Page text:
RENEE MCGREGOR SPORTS NUTRITIONIST AND REGISTERED DIETITIAN Eat Well Perform Well Thursday 18th October 2012 Oxford University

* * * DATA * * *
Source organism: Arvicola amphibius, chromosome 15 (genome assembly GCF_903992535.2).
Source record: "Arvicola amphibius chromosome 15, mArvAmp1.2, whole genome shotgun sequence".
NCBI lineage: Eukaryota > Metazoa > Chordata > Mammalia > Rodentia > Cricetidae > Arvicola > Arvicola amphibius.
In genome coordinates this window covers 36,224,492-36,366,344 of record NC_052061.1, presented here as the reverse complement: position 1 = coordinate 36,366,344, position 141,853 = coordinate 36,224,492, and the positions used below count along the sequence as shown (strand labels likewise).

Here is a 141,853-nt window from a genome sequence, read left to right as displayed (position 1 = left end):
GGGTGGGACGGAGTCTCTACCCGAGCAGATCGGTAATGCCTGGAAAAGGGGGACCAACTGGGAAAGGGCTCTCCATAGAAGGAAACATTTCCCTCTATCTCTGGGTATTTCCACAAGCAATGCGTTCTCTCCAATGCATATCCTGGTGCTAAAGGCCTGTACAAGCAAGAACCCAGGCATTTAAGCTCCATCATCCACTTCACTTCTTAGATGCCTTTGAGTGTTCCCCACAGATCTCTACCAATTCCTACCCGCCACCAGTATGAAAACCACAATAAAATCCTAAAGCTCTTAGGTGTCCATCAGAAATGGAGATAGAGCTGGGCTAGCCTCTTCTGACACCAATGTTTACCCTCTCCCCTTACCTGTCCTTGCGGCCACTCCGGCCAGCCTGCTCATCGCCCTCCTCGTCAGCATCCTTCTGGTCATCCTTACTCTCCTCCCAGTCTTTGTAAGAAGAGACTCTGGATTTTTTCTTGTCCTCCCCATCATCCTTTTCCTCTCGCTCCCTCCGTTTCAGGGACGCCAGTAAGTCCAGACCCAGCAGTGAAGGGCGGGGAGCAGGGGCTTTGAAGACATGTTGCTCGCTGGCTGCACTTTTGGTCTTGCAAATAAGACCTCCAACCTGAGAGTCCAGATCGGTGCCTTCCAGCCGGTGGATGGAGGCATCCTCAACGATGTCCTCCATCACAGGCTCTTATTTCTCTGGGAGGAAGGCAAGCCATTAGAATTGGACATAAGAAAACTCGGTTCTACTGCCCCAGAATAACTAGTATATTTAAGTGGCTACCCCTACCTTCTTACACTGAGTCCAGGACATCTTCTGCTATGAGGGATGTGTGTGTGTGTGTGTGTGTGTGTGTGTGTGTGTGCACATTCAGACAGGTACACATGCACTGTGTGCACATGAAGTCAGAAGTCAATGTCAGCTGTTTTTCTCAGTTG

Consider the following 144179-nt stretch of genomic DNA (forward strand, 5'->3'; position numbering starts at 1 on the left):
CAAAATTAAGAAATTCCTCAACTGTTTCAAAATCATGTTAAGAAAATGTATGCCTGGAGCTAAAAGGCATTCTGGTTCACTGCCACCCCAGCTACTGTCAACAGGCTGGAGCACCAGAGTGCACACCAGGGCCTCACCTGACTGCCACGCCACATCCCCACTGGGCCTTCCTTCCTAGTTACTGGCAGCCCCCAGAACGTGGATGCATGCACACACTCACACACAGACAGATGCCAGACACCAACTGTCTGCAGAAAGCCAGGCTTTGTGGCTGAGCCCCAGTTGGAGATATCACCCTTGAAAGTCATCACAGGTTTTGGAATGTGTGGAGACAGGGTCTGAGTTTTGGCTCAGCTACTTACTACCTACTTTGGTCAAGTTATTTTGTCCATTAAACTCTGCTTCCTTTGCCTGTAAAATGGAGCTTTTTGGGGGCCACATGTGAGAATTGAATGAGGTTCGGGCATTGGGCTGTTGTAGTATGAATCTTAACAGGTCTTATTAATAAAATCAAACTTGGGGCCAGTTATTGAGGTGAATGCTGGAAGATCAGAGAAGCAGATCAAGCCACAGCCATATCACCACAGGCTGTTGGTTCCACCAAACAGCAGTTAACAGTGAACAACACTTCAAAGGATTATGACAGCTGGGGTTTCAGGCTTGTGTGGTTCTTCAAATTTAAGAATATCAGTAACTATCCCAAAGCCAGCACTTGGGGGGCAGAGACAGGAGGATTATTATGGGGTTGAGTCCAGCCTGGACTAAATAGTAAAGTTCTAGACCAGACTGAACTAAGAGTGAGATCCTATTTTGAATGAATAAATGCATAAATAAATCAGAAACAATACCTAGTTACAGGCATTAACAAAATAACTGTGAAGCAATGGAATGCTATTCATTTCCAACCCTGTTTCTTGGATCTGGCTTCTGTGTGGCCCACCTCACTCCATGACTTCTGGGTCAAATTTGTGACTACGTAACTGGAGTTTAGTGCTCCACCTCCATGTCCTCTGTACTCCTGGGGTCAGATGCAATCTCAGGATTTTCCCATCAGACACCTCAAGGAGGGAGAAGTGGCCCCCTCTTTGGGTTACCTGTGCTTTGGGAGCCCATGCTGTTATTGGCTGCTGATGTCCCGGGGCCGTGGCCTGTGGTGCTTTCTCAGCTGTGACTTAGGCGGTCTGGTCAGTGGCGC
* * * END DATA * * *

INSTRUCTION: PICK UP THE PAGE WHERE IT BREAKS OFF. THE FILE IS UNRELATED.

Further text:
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<ul><li> Slide 1 </li> <li> RENEE MCGREGOR SPORTS NUTRITIONIST AND REGISTERED DIETITIAN Eat Well Perform Well Thursday 18th October 2012 Oxford University </li> <li> Slide 2 </li> <li> Why is Nutrition Important? A well chosen diet offers many benefits to all athletes, irrespective of event, age, sex or level of competition. These include: Optimal gains from the training programme Enhanced recovery within and between workouts/events Achievement and maintenance of an ideal body weight and physique A reduced risk of illness and injury Consistency of achieving high level performance </li> <li> Slide 3 </li> <li> Do You Meet your Requirements? </li> <li> Slide 4 </li> <li> Carbohydrates Supplies the muscles and brain with the fuels they need to meet the stress of training and competition. Stored in muscle as glycogen These glycogen stores must be rapidly restored to enable quality training and adaptation to training to be maintained. The best time to restore the muscle glycogen stores is during the first 15-30 minutes of finishing training Recommended 1.0-1.2g/Kg body weight per hour until your next meal. This is particularly important if the athlete has more than 2 training sessions a day </li> <li> Slide 5 </li> <li> How much do you need? Generally work in grams/Kg Body Weight/day Your requirements are around : 5-7g/Kg BW/day So for a 50Kg athlete this will be 250=350g and for a 65Kg athlete this will be 325-455g across the day always aiming to choose wholegrain, slow release carbohydrates at mealtimes However all athletes are different so no one size fits all and nutrition plans need to be individualised for optimal body composition and performance results. </li> <li> Slide 6 </li> <li> What does 50g of carbohydrate look like? 50g Breakfast cereal with milk and fruit 150g natural yoghurt with 1 tablespoon honey 500ml low fat flavoured milk 300ml Fruit smoothie 2 pieces toast with honey or jam Wholemeal fruit scone with jam or honey 2 x small cereal bars Large jacket potato 60g dry weight wholemeal pasta 50g dry weight wholegrain rice </li> <li> Slide 7 </li> <li> Protein Plays an important role in the response to exercise. Amino acids from proteins are the building blocks for the manufacture of new and repair of old muscle tissue; hormones and enzymes that regulate metabolism and other body functions Provides a small source of fuel for the exercising muscle Requirements: 1.2g/Kg BW = 60g for 50Kg athlete and 78g protein for a 65Kg athlete. </li> <li> Slide 8 </li> <li> Recent studies have shown that protein intake is particularly important in the recovery phase: Helps to counteract the increased rates of protein breakdown that occur during exercise. Promotes muscle growth, repair and adaptation following the exercise stimulus. This can be achieved with as little as 10g protein, while maximal effects occur with 20-25g protein </li> <li> Slide 9 </li> <li> What does 10g protein look like? 2 small eggs 300ml cows milk 20g skim milk powder 30g cheese 200g yoghurt 35-50g meat, fish or chicken 400ml soy milk 60g nuts/seeds 120g tofu 150g legumes or lentils 200g baked beans </li> <li> Slide 10 </li> <li> Recovery Nutrition Ideas The Following provide around 65g carbohydrate and 10-20g protein: 300ml flavoured or unflavoured low fat milk followed by: Wholemeal sandwich with tuna/chicken/houmous or egg Medium jacket potato with baked beans 2 pieces wholemeal toast with 2 x poached or scrambled egg Large tortilla wrap or pitta with houmous and salad Large bowl of soup like sweet potato and lentil with small bread roll </li> <li> Slide 11 </li> <li> Fruit and Vegetables Provide vitamins and minerals essential for good immune function, metabolism and recovery. High in fibre, low in fat so great choice of snack can incorporate into cakes/muffins TRY carrot cake, courgette and lemon muffins, date and walnut muffins. Smoothies are also easy to prepare and great as a snack choice between meals add oats and ground almonds for a breakfast smoothie. Aim to include at least 5 a day remember include a variety of colours </li> <li> Slide 12 </li> <li> Fats Important to include essential fatty acids They help absorb fat soluble vitamins A, D, E and K. Studies have linked to improve cognitive function, weight maintenance and also reduced fatigue. Good sources include: oily fish, walnuts and walnut oil; flaxseeds and flaxseed oil; avocado; all other seeds and nuts/nut butters </li> <li> Slide 13 </li> <li> Training Complications 1)Struggle to eat Breakfast before morning session: Try one of these carbohydrate heavy and easily digestible breakfast aiming for 50- 70g carbohydrate 1-3 hours before training: Wholegrain bagel with honey or jam or marmite 50g porridge oats with milk and banana or 30g raisins 50g unsweetened muesli with low fat natural yoghurt Milkshake: blend 300ml skimmed milk with 30g oats and 1 x pot flavoured fruit yoghurt </li> <li> Slide 14 </li> <li> 2) Long travel times to races= be prepared Try pasta salads by making extra pasta the night before; add salad veg and tinned fish or chicken or try beans and pulses. Add lemon or lime juice/herbs and spices for added flavour and antioxidants. filled rolls/sandwiches/bagels/wraps with houmous/chicken/fish/egg are great pre-match Use homemade sports drinks 300ml juice diluted with 300ml water Take sweet and savoury oatckaes Wholemeal fruit scones, currant buns or malt loaf </li> <li> Slide 15 </li> <li> 3) Late Training Aim to eat your main meal during the day, followed by one of the following as a light meal/snack post training: Scrambled egg pittas Beans on toast Sweet potato and lentil soup with bread roll Cheese on toast Jacket potato with tuna </li> <li> Slide 16 </li> <li> Pre-event meal suggestions Try some of these which provide around 100g carbohydrate and 20g protein: 1) 120g (dry weight) wholemeal pasta with tomato and vegetable sauce and matchbox size piece of cheese grated on top 2)90g (dry weight) wholemeal basmati rice with chickpea and spinach curry 3)100g (dry weight) soba noodles with chicken (1 medium breast) stir fry 4)250g (raw weight) jacket or sweet potato with (palm of hand) size portion oily fish and salad </li> <li> Slide 17 </li> <li> Further Easy Meal Suggestions EGG FRIED NOODLES: In a pan boil 2 portions noodles (you can buy these really cheap in most supermarkets and they come in ready portions look in the pasta aisle); add some frozen or fresh veg. of your choice; drain. while the noodles are cooking (about 3-4 min.) whisk 2 eggs in a bowl. In a frying pan heat a small amount of oil, add the drained noodles and veg. mix, add the beaten eggs and stir until the egg is cooked serve. You can add soy sauce, garlic and spring onions for added flavour. SALMON PARCELS WITH SWEET POTATO: Take one salmon fillet and put in some cooking foil, squeeze half a lemon and add chopped garlic wrap and place in the oven at about 190-200 o C for about 30 40 min. At the same time place one medium sweet potato in the oven too. 10 min before the salmon and sweet potato are cooked, boil up some veg. frozen or fresh, serve with cooked fish and baked sweet potato. SIMPLE SAUSAGE CASSEROLE: Chop up veg. try courgettes, carrots, green beans, sweet potatoes, broccoli and place in an oven proof dish. Add chopped garlic and ginger for flavour (but optional) and also add to dish. Cut uncooked but defrosted sausages into 2 inch pieces and add to dish. Pour over tomato based pasta sauce of your choice, add the same amount of water. Place cover on dish and put in a medium hot oven for 1 hour. Check all veg. and sausages cooked, serve with toast or jacket potato. </li> <li> Slide 18 </li> <li> VEGETABLE AND BEAN HOTPOT: makes one large pot and should last 2-3 servings. chop garlic and ginger and place in an oven proof dish chop a variety of veg. broccoli, carrots, green beans, courgettes, peppers etc and also place in the dish. Add I x 400g drained tin of beans chickpea or kidney or red lentils. Add 1 x jar tomato based pasta sauce. Season as required. Place dish into oven for 1 hour serve with toast or jacket potato. SWEET POTATO AND LENTIL SOUP: should last 2-3 servings. chop garlic and ginger and fry in a pan in a small amount of olive oil. Add 2 peeled and chopped sweet potato and a cup of uncooked Red lentils. Add 1 litre vegetable stock. Bring to the boil and simmer for 30 minutes; blend and serve with a small bread roll. </li> <li> Slide 19 </li> <li> Other Essential Nutrients Calcium - necessary for strong bones; studies have also shown a favourable body composition with high intakes of calcium, particularly from low fat dairy sources. In athletes requirements are 1300mg/day which is the equivalent of 4 servings of dairy/day where one serving: 1/3 pint of milk Matchbox size piece of cheese 150g portion yoghurt </li> <li> Slide 20 </li> <li> Iron necessary for good oxygen transport within body. a deficiency can cause: tiredness; shortness of breath; poor appetite; lack of concentration; Often pale with dark blue tinged circles under eyes. Requirements: boys 11.3mg/day; girls 14.8mg/d. Good sources: red meat; eggs; beans and pulses; green leafy vegetables; some dried fruit; fortified cereal but all plant based sources should be taken with a dose of vitamin C. E.g. Bowl of wholegrain cereal with a glass of orange juice </li> <li> Slide 21 </li> <li> Immunity Aim for a balanced diet to ensure all vitamins and minerals. Ensure you are well hydrated at all times as this will ensure saliva production which is first defence against cold and flu bugs. Sleep and rest studies show a minimum of 8 hours sleep a night can reduce risk of infection. Studies have shown that probiotic drinks can reduce occurrence of infection - may be related to better maintenance of saliva IgA levels during a winter period of training and competition. Studies have linked low Vitamin D levels with increased occurrence of infections. </li> <li> Slide 22 </li> <li> Hydration Dehydration can contribute significantly to fatigue and be detrimental to performance not just physically but also mental skill and decision can be affected. </li> <li> Slide 23 </li> <li> To calculate how much an athlete is losing in sweat during a session they can weigh themselves before and immediately after the training session. A loss of 1Kg is equal to losing a litre of sweat The athlete should aim to rehydrate by drinking 1.5 times the fluid loss over a period of 1-2 hours. </li> <li> Slide 24 </li> <li> How to Avoid Dehydration Drinking plenty of fluid throughout the day not just when in the pool Never being thirsty being thirsty means you are already dehydrated Take a sports drink homemade or commercial or water to all training sessions. Sports drinks can have an advantage over plain water as they are rapidly taken up by the body and provide extra carbohydrates- but watch out for dental hygiene. </li> <li> Slide 25 </li> <li> How to check! </li> <li> Slide 26 </li> <li> Alcohol and Sport Social aspect of university life Excessive intake will affect performance: - causes dehydration - causes low blood sugars - poor decision making - your body will always absorb alcohol first instead of essential recovery nutrition - be sensible; aim to eat before drinking and try to rehydrate alongside </li> <li> Slide 27 </li> <li> Take Home Messages Good nutrition will improve performance Recovery nutrition is very important especially if you are training more than once a day or have less than 8 hours between sessions. </li> <li> Slide 28 </li> <li> Every day try to include: 1) complex carbohydrates 2) lean sources of protein (especially in recovery) 3) At least one portion of good fats 4) A minimum of 4 servings of low fat dairy 5) Aim for your 5 a day Every week aim for : 1) At least one portion of oily fish 2) One portion of red meat </li> <li> Slide 29 </li> <li> Any Questions? Contact details: </li> </ul>